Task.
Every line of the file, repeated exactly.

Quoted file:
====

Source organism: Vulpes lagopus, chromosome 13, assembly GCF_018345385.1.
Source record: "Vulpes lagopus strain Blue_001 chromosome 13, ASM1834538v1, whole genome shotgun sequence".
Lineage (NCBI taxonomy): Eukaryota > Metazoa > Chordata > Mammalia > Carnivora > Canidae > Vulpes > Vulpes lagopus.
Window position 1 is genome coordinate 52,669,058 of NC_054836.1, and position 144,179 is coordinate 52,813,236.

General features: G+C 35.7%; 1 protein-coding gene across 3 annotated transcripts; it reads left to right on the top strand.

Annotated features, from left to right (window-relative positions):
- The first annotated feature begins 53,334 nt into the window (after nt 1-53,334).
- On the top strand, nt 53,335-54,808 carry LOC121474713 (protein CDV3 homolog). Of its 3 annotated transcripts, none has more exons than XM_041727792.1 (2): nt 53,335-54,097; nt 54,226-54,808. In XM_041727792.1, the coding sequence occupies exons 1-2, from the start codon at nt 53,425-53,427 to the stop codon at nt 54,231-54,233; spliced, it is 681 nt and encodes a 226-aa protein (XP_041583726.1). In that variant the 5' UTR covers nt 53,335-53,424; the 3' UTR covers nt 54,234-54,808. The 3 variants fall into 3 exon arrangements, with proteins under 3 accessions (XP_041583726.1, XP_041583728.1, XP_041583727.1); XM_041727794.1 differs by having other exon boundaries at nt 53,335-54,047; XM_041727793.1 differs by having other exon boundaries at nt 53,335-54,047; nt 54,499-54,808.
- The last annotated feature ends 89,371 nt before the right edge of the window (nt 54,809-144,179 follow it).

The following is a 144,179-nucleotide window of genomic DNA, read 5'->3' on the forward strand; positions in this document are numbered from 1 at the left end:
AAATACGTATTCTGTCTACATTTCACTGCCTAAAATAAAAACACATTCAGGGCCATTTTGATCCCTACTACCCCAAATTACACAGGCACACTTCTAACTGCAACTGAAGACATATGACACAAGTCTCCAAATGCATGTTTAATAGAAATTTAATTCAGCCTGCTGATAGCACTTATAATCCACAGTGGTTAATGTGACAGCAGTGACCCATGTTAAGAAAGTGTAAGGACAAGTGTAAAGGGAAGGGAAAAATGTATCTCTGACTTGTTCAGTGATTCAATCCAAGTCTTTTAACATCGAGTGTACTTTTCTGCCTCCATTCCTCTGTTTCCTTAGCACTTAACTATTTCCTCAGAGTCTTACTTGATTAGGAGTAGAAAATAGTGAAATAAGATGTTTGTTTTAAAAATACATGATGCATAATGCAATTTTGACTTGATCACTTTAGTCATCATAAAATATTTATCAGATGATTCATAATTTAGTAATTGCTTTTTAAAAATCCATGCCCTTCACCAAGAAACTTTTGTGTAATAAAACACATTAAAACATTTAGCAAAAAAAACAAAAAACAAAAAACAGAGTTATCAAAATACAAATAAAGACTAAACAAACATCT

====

Source organism: Vulpes lagopus, chromosome 13, assembly GCF_018345385.1.
Source record: "Vulpes lagopus strain Blue_001 chromosome 13, ASM1834538v1, whole genome shotgun sequence".
Lineage (NCBI taxonomy): Eukaryota > Metazoa > Chordata > Mammalia > Carnivora > Canidae > Vulpes > Vulpes lagopus.
Window position 1 is genome coordinate 52,669,058 of NC_054836.1, and position 144,179 is coordinate 52,813,236.

General features: G+C 35.7%; 1 protein-coding gene across 3 annotated transcripts; it reads left to right on the top strand.

Annotated features, from left to right (window-relative positions):
- The first annotated feature begins 53,334 nt into the window (after nt 1-53,334).
- On the top strand, nt 53,335-54,808 carry LOC121474713 (protein CDV3 homolog). Of its 3 annotated transcripts, none has more exons than XM_041727792.1 (2): nt 53,335-54,097; nt 54,226-54,808. In XM_041727792.1, the coding sequence occupies exons 1-2, from the start codon at nt 53,425-53,427 to the stop codon at nt 54,231-54,233; spliced, it is 681 nt and encodes a 226-aa protein (XP_041583726.1). In that variant the 5' UTR covers nt 53,335-53,424; the 3' UTR covers nt 54,234-54,808. The 3 variants fall into 3 exon arrangements, with proteins under 3 accessions (XP_041583726.1, XP_041583728.1, XP_041583727.1); XM_041727794.1 differs by having other exon boundaries at nt 53,335-54,047; XM_041727793.1 differs by having other exon boundaries at nt 53,335-54,047; nt 54,499-54,808.
- The last annotated feature ends 89,371 nt before the right edge of the window (nt 54,809-144,179 follow it).

The following is a 144,179-nucleotide window of genomic DNA, read 5'->3' on the forward strand; positions in this document are numbered from 1 at the left end:
AAATACGTATTCTGTCTACATTTCACTGCCTAAAATAAAAACACATTCAGGGCCATTTTGATCCCTACTACCCCAAATTACACAGGCACACTTCTAACTGCAACTGAAGACATATGACACAAGTCTCCAAATGCATGTTTAATAGAAATTTAATTCAGCCTGCTGATAGCACTTATAATCCACAGTGGTTAATGTGACAGCAGTGACCCATGTTAAGAAAGTGTAAGGACAAGTGTAAAGGGAAGGGAAAAATGTATCTCTGACTTGTTCAGTGATTCAATCCAAGTCTTTTAACATCGAGTGTACTTTTCTGCCTCCATTCCTCTGTTTCCTTAGCACTTAACTATTTCCTCAGAGTCTTACTTGATTAGGAGTAGAAAATAGTGAAATAAGATGTTTGTTTTAAAAATACATGATGCATAATGCAATTTTGACTTGATCACTTTAGTCATCATAAAATATTTATCAGATGATTCATAATTTAGTAATTGCTTTTTAAAAATCCATGCCCTTCACCAAGAAACTTTTGTGTAATAAAACACATTAAAACATTTAGCAAAAAAAACAAAAAACAAAAAACAGAGTTATCAAAATACAAATAAAGACTAAACAAACATCT